Basically, there is no such thing as a good life. It’s just what you make of it. It’s your life and you are the one who gets to choose the kind of life you want to call it a good life. Every day, every moment is an opportunity to shape your life the way you want it to be because you only live once!
With all these being said, I want you to understand what is the price of a good life. Think twice how much it would cost to live a good life according to you. If you think deeply, most of the things that you buy today is not a need-based product. So, I’m gonna give you three good one-liners that helped me to move my life smoother than ever(financially & Personally).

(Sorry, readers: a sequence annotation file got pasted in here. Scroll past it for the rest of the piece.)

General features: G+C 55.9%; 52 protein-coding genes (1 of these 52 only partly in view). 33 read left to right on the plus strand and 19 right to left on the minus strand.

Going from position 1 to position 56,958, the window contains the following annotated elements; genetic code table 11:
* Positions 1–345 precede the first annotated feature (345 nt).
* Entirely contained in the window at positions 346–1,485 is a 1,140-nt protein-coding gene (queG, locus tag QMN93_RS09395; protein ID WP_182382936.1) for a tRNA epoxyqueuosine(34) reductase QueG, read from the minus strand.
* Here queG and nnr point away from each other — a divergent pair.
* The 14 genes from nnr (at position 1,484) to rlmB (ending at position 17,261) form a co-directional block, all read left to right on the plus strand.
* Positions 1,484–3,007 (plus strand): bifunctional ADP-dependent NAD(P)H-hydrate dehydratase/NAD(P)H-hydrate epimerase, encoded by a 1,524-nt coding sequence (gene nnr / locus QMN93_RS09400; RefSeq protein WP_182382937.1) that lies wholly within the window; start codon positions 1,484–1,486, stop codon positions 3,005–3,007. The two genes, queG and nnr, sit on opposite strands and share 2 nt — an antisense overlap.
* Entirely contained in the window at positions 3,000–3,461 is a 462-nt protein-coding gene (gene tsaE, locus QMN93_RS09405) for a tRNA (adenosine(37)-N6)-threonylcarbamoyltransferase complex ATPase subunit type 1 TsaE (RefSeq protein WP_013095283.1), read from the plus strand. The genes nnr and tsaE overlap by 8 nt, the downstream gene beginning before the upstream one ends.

- Every time you buy a new item, get rid of one old one.
- Allow 3–4 days for your brain to digest and think before you pour your money on buying a product.
- Give more.
When I tied up myself to this rule, by the end of that year, I had more liquid cash with me, regularly went to the gym to get rid of this buying thought and most importantly, I spent extra more hours with my family. Donated more than ever. When I started this journey, I hoped everything is for good and it worked. Man is moved by hope. It is hope which sustains life and aids the human effort. Follow this rule for one year or at least for 6 months.
By the end of your journey, ask yourself — Are you happy now? Will you be happy if you continue doing this? If Yes, Then that’s the price of a good life.